Wes Anderson's 'Moonrise' warm, eschews hilarity

Published June 27, 2012

Moonrise Kingdom (PG-13) (94 min.) — Wes Anderson's seventh movie is unmistakably his, with shots meticulously framed like dioramas and a camera lingering on droll details before panning or tracking somewhere else. Characters address each other while speaking directly to the lens, in tones too matter-of-fact for their circumstances, at least the way movies train us to listen.

It's a singular style Anderson typically applies to subjects heftier than Moonrise Kingdom, which is little more than a sweet tale of preteen love in 1965, a more innocent age. The roiling family dynamics of The Royal Tenenbaums and The Darjeeling Limited are present but largely unnoticed.

One budding lover is an outcast orphan; the other suffers from too much family interference. Both are well played by first-time actors. Sam Shakusky (Jared Gilman) has been banished to Khaki Scout summer camp, where he is a nerd among bullies overseen by ineffectual scout master Ward (Edward Norton). Suzy Bishop (Kara Hayward) lives bored nearby with her lawyer parents (Bill Murray, Frances McDormand).

Sam escapes from camp, Suzy runs away and the pair rendezvous to hike to an isolated cove where they explore independence, romantic expression and the uncertainty of sex. They behave more like adults than the grown-ups mobilizing to find them, led by police Capt. Sharp (Bruce Willis), who's having an affair with Suzy's mom. The Khaki Scouts track Sam with Lord of the Flies fervor, and a bureaucrat known only as Social Services (Tilda Swinton) picks up the scent.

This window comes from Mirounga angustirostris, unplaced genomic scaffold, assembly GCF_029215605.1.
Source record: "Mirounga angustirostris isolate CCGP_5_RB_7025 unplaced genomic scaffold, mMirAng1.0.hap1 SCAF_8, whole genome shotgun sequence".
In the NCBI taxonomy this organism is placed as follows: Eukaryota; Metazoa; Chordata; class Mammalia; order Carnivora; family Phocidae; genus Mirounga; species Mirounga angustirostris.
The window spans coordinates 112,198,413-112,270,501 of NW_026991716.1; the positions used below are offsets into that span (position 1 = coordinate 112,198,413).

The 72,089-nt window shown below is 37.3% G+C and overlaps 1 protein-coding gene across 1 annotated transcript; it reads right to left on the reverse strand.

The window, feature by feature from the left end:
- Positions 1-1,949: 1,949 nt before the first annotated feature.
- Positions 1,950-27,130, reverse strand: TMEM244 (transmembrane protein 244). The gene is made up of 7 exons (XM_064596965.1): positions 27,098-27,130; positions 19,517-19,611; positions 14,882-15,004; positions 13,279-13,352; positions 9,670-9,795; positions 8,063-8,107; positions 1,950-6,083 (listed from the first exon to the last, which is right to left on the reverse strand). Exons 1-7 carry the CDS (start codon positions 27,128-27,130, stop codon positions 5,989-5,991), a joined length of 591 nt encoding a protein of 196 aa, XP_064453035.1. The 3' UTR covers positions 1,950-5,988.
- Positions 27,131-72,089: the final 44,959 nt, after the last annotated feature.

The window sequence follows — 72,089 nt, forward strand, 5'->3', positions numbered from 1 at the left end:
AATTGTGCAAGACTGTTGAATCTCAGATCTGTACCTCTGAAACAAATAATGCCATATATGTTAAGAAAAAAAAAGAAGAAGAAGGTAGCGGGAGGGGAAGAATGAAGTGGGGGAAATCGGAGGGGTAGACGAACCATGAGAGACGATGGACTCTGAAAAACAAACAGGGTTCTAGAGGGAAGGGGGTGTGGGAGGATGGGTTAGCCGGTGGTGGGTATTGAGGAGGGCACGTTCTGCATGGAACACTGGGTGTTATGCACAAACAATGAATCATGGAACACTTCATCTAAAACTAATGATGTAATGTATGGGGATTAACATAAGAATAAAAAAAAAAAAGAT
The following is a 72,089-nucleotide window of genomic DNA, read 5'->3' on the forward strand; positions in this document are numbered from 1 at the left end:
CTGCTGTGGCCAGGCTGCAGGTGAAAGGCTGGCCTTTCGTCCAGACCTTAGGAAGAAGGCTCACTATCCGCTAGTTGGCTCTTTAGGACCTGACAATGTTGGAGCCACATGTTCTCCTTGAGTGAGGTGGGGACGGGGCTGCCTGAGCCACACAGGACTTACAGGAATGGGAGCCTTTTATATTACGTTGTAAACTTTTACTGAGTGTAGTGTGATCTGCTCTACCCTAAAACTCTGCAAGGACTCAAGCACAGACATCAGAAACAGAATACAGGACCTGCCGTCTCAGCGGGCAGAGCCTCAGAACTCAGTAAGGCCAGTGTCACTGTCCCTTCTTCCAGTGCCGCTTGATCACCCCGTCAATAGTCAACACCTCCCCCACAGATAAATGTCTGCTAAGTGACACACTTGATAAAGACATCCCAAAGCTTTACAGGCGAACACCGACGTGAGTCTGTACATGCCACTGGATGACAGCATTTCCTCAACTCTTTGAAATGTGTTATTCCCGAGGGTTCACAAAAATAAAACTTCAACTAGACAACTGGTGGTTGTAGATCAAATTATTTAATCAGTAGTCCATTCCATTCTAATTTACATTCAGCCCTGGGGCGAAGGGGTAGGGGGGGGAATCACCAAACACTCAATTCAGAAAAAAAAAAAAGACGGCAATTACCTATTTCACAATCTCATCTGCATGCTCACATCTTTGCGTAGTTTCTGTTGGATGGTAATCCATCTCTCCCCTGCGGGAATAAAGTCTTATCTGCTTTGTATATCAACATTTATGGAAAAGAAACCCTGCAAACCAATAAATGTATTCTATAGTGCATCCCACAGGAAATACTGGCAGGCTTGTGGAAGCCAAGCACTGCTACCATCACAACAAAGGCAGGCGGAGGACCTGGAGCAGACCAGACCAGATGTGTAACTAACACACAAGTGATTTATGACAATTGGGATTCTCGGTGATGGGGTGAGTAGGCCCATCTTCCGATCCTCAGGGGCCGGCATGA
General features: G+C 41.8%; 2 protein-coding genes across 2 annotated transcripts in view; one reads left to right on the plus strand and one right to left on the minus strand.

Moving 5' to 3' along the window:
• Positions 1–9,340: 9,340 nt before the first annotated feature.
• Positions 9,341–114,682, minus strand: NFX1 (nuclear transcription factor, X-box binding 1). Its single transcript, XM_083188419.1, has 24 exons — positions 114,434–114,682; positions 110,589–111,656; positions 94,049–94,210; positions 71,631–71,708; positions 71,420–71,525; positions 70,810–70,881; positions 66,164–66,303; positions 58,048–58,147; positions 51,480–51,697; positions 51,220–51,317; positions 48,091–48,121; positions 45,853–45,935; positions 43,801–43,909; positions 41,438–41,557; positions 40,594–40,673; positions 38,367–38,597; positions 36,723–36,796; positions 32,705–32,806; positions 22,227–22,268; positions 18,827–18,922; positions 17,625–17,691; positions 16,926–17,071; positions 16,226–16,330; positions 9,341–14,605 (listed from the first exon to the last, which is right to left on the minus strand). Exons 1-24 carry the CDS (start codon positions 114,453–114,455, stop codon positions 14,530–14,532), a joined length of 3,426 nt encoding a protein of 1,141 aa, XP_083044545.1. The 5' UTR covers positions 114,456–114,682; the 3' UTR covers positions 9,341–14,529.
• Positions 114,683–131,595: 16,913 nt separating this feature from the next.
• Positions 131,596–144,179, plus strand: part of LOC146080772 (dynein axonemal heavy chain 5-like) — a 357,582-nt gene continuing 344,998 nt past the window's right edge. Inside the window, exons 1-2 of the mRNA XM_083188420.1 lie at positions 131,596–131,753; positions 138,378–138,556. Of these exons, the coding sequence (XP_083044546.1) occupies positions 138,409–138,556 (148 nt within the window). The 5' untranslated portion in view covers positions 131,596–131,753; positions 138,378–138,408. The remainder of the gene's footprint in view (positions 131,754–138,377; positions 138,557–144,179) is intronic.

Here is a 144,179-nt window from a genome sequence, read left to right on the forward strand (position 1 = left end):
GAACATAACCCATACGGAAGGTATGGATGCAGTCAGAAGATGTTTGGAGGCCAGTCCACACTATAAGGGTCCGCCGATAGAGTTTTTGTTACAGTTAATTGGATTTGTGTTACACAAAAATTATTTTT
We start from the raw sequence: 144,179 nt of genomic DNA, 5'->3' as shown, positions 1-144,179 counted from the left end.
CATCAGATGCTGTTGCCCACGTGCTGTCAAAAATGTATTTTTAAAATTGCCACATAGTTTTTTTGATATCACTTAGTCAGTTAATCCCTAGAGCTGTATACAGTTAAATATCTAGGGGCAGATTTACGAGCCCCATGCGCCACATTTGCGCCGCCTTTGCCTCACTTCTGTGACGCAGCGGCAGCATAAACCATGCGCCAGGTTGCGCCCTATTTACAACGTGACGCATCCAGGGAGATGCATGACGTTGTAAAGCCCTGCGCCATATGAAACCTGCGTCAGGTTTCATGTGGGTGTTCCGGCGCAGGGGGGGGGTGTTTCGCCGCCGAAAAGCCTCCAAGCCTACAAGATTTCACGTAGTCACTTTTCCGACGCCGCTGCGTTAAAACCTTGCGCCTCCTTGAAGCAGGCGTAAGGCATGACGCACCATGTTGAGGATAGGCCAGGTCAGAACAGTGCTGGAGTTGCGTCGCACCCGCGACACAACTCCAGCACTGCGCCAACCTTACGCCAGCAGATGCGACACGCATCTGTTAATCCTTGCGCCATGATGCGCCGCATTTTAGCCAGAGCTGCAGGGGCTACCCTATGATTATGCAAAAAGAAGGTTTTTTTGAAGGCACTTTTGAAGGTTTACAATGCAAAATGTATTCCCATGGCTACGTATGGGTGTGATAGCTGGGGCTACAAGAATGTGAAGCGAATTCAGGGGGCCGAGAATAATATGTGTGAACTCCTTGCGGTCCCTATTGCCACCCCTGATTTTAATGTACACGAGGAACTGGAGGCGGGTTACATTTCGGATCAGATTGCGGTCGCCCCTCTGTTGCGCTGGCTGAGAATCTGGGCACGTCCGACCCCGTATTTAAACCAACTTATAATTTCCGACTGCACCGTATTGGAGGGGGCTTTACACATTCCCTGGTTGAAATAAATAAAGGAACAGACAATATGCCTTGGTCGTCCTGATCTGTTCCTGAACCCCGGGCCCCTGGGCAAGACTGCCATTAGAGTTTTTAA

The plot isn't as fetching as the presentation, starting with the tersely whimsical dialogue scripted by Anderson and Roman Coppola. There aren't punch lines for big laughs, but rather a seamless series of non sequiturs for smiles. These characters don't realize they're funny, and the actors are determined not to push it. Willis fares best, playing against in-control type; Murray fans expecting a comedy explosion won't find it here.

The pleasure of Anderson's visual details are plenty, beginning with a bravura tour of the Bishop home and its mundane idiosyncrasies: a pair of left-handed scissors and plaid satchel hanging on a wall like artwork, rooms maintaining vast personal space and a record player providing lessons in music theory. The Khaki Scout camp is inordinately orderly, with military synchronization and Rube Goldberg designs for latrines. Nobody questions why Sam cuts an escape hole in his tent when the zipper works just fine.

Moonrise Kingdom is fascinating to scan for such peculiarities, and Anderson readily provides them, continuing to discover new applications for his offbeat style. While the movie misses the pungent generational satire of Anderson's previous works, it detours toward something like unadulterated warmth for a change. B+

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Steve Persall, Times movie critic